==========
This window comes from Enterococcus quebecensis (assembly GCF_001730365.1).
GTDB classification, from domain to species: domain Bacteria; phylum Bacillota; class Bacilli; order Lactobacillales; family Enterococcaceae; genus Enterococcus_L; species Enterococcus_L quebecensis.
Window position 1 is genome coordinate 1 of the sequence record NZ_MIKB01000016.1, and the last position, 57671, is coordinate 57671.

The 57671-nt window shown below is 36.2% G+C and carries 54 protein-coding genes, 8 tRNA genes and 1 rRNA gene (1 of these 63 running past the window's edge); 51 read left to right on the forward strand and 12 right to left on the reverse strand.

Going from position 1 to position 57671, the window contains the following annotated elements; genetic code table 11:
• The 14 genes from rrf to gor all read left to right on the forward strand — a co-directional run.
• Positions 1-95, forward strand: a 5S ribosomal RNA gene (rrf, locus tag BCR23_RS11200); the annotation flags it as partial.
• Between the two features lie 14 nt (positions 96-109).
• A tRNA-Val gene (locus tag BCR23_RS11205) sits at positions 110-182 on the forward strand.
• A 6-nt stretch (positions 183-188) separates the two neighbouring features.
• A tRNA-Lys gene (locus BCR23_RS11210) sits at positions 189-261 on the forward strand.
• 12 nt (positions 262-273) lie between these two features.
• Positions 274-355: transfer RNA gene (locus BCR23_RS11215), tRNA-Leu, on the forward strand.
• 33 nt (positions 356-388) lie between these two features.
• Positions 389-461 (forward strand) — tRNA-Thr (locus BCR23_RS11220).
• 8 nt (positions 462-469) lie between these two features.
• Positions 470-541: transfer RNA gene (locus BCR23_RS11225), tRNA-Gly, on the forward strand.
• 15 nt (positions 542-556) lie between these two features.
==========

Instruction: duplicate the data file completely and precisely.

This window comes from Enterococcus quebecensis (assembly GCF_001730365.1).
GTDB classification, from domain to species: domain Bacteria; phylum Bacillota; class Bacilli; order Lactobacillales; family Enterococcaceae; genus Enterococcus_L; species Enterococcus_L quebecensis.
Window position 1 is genome coordinate 1 of the sequence record NZ_MIKB01000016.1, and the last position, 57671, is coordinate 57671.

The 57671-nt window shown below is 36.2% G+C and carries 54 protein-coding genes, 8 tRNA genes and 1 rRNA gene (1 of these 63 running past the window's edge); 51 read left to right on the forward strand and 12 right to left on the reverse strand.

Going from position 1 to position 57671, the window contains the following annotated elements; genetic code table 11:
• The 14 genes from rrf to gor all read left to right on the forward strand — a co-directional run.
• Positions 1-95, forward strand: a 5S ribosomal RNA gene (rrf, locus tag BCR23_RS11200); the annotation flags it as partial.
• Between the two features lie 14 nt (positions 96-109).
• A tRNA-Val gene (locus tag BCR23_RS11205) sits at positions 110-182 on the forward strand.
• A 6-nt stretch (positions 183-188) separates the two neighbouring features.
• A tRNA-Lys gene (locus BCR23_RS11210) sits at positions 189-261 on the forward strand.
• 12 nt (positions 262-273) lie between these two features.
• Positions 274-355: transfer RNA gene (locus BCR23_RS11215), tRNA-Leu, on the forward strand.
• 33 nt (positions 356-388) lie between these two features.
• Positions 389-461 (forward strand) — tRNA-Thr (locus BCR23_RS11220).
• 8 nt (positions 462-469) lie between these two features.
• Positions 470-541: transfer RNA gene (locus BCR23_RS11225), tRNA-Gly, on the forward strand.
• 15 nt (positions 542-556) lie between these two features.